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# Thread: FreqMeasure.read() What would the reading be at 600 Hz?

1. ## FreqMeasure.read() What would the reading be at 600 Hz?

Perhaps a dumb question;
I am using "FreqMeasure" to read an optical encodor. With a 600Hz square wave on pin3, using FreqMeasure.read() what is the number I should be seeing in the monitor?

2. https://www.pjrc.com/teensy/td_libs_FreqMeasure.html

The raw value is the number of cpu clock cycles per signal period that must be converted to Hz.

FreqMeasure.countToFrequency(count);

I know that the clock cycles per signal period can be converted to Hz,
but I do wish to know the Raw Value of the unsigned long (32 bits) number of CPU clock cycles that elapsed during one cycle of the waveform seen in the monitor by using Serial.println(FreqMeasure); of a 600Hz signal befor it is converted to frequency, as I wish to map period size to a volume value.

4. Originally Posted by Musicman
but I do wish to know the Raw Value of the unsigned long (32 bits) number of CPU clock cycles that elapsed
Well then, just delete the code (from the example) which converts the raw cycle count into frequency. Easy peasy!

The cycle count is from the timer hardware, not the CPU, so expect the count to be in terms of F_BUS, not F_CPU.

during one cycle of the waveform seen in the monitor
Then also delete the example code which adds up 30 readings and compute the average.

If your frequency is only 600 Hz, this will cause 600 lines per second to be printed to the serial monitor. It can easily handle that speed. But do be aware if you try this with much higher frequencies, you could end up trying to print more text than the USB bandwidth (if using Teensy 3.x) or than your PC is able to process (if using Teensy 4.0). The example prints the average of every 30 so it won't overwhelm the serial monitor when people try it with frequencies like 50 kHz.

I have used FreqMeasure.read(); for the period measurements , this produces results in the monitor at a very slow rate,Is this because of the way the monitor updates its display?
If I have also tried your sugestion of deleting the example code which adds up 30 readings and compute the average. What I see when monitoring FreqMeasure the frequency of the readings are updating to slowly to display all the variations in the speed of turning the encoder. Is this again the way the monitor updates its display?
Many thanks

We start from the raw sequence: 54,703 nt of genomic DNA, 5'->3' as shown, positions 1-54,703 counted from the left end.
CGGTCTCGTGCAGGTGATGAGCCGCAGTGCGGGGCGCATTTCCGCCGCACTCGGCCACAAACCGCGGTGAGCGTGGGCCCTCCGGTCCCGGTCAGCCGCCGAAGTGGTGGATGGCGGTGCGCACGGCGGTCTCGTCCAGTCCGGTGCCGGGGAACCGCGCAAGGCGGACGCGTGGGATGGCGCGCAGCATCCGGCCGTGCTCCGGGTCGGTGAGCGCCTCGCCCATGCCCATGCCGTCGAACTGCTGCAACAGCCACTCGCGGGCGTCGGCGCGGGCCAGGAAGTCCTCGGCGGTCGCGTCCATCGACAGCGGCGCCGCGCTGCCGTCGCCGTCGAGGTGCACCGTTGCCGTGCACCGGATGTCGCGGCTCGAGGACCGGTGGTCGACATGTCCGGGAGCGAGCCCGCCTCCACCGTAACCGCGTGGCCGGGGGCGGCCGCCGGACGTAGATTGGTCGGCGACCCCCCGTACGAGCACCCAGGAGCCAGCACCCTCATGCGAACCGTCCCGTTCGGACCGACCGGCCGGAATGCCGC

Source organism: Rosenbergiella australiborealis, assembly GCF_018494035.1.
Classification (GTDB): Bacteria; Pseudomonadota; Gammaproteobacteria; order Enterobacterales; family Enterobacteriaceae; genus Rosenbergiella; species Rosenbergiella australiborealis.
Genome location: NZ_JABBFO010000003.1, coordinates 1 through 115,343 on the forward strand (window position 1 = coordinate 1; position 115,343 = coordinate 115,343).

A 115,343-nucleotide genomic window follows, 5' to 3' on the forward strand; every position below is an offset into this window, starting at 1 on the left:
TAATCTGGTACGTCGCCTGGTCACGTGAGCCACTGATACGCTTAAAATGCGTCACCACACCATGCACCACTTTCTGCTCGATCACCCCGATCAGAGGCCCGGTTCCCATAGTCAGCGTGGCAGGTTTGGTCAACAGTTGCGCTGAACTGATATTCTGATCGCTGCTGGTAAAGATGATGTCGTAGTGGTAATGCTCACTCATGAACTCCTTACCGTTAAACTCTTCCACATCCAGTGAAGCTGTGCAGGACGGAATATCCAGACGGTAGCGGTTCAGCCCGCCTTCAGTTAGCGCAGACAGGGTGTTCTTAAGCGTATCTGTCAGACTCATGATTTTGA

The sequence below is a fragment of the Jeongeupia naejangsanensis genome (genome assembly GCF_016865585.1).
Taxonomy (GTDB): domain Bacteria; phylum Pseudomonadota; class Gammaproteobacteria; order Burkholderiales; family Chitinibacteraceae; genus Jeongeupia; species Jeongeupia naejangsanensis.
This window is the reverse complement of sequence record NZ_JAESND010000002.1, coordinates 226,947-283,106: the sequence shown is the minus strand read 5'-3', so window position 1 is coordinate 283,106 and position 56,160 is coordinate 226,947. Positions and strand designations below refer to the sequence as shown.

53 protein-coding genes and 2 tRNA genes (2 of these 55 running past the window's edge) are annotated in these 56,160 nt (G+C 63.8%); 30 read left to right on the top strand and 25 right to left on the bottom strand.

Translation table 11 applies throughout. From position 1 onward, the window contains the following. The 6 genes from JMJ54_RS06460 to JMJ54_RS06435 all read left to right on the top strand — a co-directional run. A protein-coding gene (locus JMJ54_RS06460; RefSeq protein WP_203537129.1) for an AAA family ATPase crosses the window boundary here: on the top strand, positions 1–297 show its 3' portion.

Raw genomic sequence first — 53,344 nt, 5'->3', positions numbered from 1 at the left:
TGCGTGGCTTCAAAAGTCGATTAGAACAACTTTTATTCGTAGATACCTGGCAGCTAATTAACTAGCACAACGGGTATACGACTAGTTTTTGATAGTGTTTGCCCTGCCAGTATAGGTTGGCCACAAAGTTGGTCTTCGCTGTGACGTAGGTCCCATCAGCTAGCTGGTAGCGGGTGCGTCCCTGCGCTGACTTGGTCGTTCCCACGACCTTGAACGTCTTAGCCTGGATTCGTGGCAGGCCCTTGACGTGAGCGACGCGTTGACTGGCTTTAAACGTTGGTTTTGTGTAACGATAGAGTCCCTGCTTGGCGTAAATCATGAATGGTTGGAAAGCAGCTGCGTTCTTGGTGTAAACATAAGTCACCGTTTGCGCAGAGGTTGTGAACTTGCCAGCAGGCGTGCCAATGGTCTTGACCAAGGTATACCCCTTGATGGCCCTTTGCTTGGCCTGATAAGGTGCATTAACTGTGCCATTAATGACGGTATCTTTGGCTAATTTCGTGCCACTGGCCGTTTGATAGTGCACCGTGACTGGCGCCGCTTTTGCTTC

6. Try printing an incrementing integer on each line. Then if you have any lines in a row with the same number, you'll have something visually distinct to watch as they scroll rapid.

Regarding your question about how the serial monitor updates its display, the visual results vary depending on your operating system. On each system, results can vary depending on what other programs are active on your machine and how much CPU time and memory they are using. Some Linux systems even limit the number of refreshes per second depending on whether the mouse is located within the window. There simply is not 1 single answer to this question, and at least on this thread I can't even see if you're using Macintosh, Linux or Windows.

An incrementing number on each line should make this clear to see.

7. Using FreqPeriod on the Arduino Uno my 600ppt encoder when read by FreqPeriod, gives 'wheelPeriod' range of values such as c. 6000 (4 revs/sec) to 50000 (1/2 rev/sec) .... 1 rev/sec = (1/600) *16us = 26666.66.
Should I expect the same values for the period measurements in the serial monitor using FreqMeasure.read() on the Teensy?
Thank you and a Happy new year.

8. ## I am serial monitoring FreqMeasure.read() , frequency and a mapped volume.

I am serial monitoring FreqMeasure.read() , frequency and a mapped volume.

In answer to my last posted question I can see that values in serial monitor for the period measurement at 600Hz are c 1/600) *16us = 26666.66 using the Arduino Uno, and c 79999 , i.e. 4x larger.

I am assuming this is because the timer clock on the Uno runs at 16MHz and the Teensy3 core has F_CPU set to 48MHz four times faster.
If so to use the settings for period size that I have successfully used on my Uno I simply have to divide my FreqMeasure results by 3?

9. ## Dividing my FreqMeasure results by 3 does produce the results I require

I am replying to my own question; dividing my FreqMeasure results by 3 does produce the results I require.
I have attached my latest sketch which I think is a bit messy, but produces the period measurement needed.
Could someone show me how to clean / simplify it ?

Many thanks

10. Umm... if it's four times faster, why divide by three?

11. Originally Posted by oddson
why divide by three?
Arduino Uno's timer runs at 16 MHz. Teensy 3.2's timer runs at 48 MHz. That's why the ratio is 3.

That is, if you're using the default setting in Tools > CPU Speed, which configures the CPU for 96 MHz. The timers run at the highest frequency which is an integer division of the CPU speed not more than 50 MHz (their maximum rated speed). So this ratio of 3 only applies if running at 96 MHz or 48 MHz. If you set Tools > CPU Speed to something else, the ratio would be different. If you use 72 MHz, then the timers would run at 36 MHz, so the ratio would be 2.25 in that case.

If you were to use Teensy 3.6, the default settings run the timer at 60 MHz, so the ratio would be 3.75.

12. Originally Posted by Musicman
I am assuming this is because the timer clock on the Uno runs at 16MHz and the Teensy3 core has F_CPU set to 48MHz four times faster.
just scanned this.... don't know why the arithmetic didn't jump out.

Edit.... was going to ask where F_BUS rates are listed but I get what Paul is saying now.

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